The Supreme Court rules for Obama
The endorsement of the health coverage law is a victory for the White House
A Supreme Court of the United States with a conservative majority — in which, however, strange alliances have formed — has endorsed the principal features of the health coverage law, the flagship project of Barack Obama’s presidency.
With less than five months to go until November, this ruling gives Obama a big political boost towards reelection. Above all, it ensures the United States will cease to be one of the last rich countries not to have quasi-universal health coverage — where losing one’s job often means being left without medical insurance and accident or illness means being bankrupted by the cost of treatment.
Obama was unsuccessful in his attempt to enact a form of public coverage, except that which now exists for the elderly, and Medicaid for the poor, which the individual states of the Union can decline to implement without being penalized, according to the ruling. What this law — which will enter into effect in 2014 — does oblige the states to implement, is that every citizen take out a minimum policy of private insurance, and that the insurance companies cannot apply discriminations on account of previous illnesses.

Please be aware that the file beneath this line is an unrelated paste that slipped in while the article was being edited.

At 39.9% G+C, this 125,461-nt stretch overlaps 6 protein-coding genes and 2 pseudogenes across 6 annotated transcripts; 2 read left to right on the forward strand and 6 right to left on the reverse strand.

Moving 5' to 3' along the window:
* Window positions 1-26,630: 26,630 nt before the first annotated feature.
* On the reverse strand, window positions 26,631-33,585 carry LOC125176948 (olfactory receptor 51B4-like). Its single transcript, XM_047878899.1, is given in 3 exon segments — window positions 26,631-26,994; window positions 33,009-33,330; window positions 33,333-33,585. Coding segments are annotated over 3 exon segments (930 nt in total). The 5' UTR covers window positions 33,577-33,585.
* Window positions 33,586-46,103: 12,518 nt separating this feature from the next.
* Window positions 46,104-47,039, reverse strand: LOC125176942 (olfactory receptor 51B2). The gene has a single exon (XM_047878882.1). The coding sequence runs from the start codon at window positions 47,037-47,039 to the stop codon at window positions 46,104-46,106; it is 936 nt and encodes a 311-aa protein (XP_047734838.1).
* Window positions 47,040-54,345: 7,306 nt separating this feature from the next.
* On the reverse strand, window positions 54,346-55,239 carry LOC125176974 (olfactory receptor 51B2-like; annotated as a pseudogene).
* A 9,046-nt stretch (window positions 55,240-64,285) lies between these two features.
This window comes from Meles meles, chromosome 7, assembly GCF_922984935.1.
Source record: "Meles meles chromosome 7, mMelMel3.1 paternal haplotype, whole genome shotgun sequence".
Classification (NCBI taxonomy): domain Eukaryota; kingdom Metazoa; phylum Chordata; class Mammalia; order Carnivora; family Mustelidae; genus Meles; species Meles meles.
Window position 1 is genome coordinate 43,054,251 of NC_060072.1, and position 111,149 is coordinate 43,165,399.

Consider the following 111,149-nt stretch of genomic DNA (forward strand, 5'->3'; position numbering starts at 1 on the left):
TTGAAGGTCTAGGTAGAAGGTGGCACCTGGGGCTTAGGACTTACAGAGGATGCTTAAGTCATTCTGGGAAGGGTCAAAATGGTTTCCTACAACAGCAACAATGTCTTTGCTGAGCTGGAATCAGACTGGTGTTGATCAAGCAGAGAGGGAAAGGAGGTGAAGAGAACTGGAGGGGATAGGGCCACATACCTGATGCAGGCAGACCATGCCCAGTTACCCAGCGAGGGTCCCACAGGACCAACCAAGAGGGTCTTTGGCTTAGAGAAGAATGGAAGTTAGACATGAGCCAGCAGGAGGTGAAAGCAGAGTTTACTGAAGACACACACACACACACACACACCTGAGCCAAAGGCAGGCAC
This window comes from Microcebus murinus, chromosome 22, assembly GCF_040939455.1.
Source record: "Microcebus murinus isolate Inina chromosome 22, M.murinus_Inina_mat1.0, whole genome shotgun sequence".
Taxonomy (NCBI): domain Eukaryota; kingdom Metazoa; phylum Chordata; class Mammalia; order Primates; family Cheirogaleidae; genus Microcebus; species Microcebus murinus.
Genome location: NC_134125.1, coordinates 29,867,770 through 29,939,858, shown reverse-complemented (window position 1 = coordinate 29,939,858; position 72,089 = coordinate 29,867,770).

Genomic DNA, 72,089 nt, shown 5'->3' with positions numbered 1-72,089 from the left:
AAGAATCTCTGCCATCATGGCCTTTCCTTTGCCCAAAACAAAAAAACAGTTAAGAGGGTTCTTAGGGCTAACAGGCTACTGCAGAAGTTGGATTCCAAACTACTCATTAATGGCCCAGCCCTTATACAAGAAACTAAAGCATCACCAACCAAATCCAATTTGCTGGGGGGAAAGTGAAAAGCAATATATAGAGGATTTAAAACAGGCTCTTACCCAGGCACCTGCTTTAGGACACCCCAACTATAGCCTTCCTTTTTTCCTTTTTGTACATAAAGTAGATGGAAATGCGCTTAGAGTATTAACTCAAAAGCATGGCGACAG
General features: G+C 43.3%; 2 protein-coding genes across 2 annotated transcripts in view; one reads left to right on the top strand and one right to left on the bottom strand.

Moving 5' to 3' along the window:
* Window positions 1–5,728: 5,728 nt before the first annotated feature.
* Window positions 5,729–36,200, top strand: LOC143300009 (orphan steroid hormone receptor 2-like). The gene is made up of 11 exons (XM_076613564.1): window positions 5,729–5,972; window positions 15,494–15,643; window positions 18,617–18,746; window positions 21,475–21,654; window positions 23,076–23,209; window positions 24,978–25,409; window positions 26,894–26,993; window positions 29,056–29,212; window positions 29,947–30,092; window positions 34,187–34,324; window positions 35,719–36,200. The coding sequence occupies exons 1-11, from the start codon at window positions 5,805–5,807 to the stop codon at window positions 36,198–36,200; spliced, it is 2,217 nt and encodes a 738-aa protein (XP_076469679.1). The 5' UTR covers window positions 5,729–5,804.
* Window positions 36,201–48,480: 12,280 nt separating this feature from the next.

This ruling — the most important issued by the Supreme Court since 2000, when in a controversial ruling it gave the victory to George W. Bush against Al Gore — will help to give health coverage to tens of millions of citizens who now lack it, though not to the large numbers of illegal immigrants who live in the country.
While in the administration’s view it was a matter of the federal government’s constitutional competency over trade, the Supreme Court considers that the fine applicable for not possessing insurance, is equivalent to a tax, and that the Congress has the capacity to establish it. That is, it has been a ruling on the extent of federal powers, as was Monday’s ruling that annulled many of the harsher conditions of the Arizona state law against illegal immigration.
No previous president — though all those of the Democratic Party since Roosevelt had attempted it — has come so close to achieving universal health care. This time the medical insurance industry, immensely powerful in the United States, has not managed to impose its will.
But in the view of the Republican Party, and many citizens, the new law is an encroachment on the rights of the individual. Obama’s electoral adversary, Mitt Romney, has promised to repeal the law if he wins the election in November, and in his campaign will no doubt lay particular stress on the fact that the Supreme Court has termed it a tax, in order to arouse his tax-allergic voters.
For the moment — and though a great deal can happen between now and November 6 — the ruling is a considerable victory for Obama in the run-up to the November elections, which will turn particularly on issues of the economy and employment.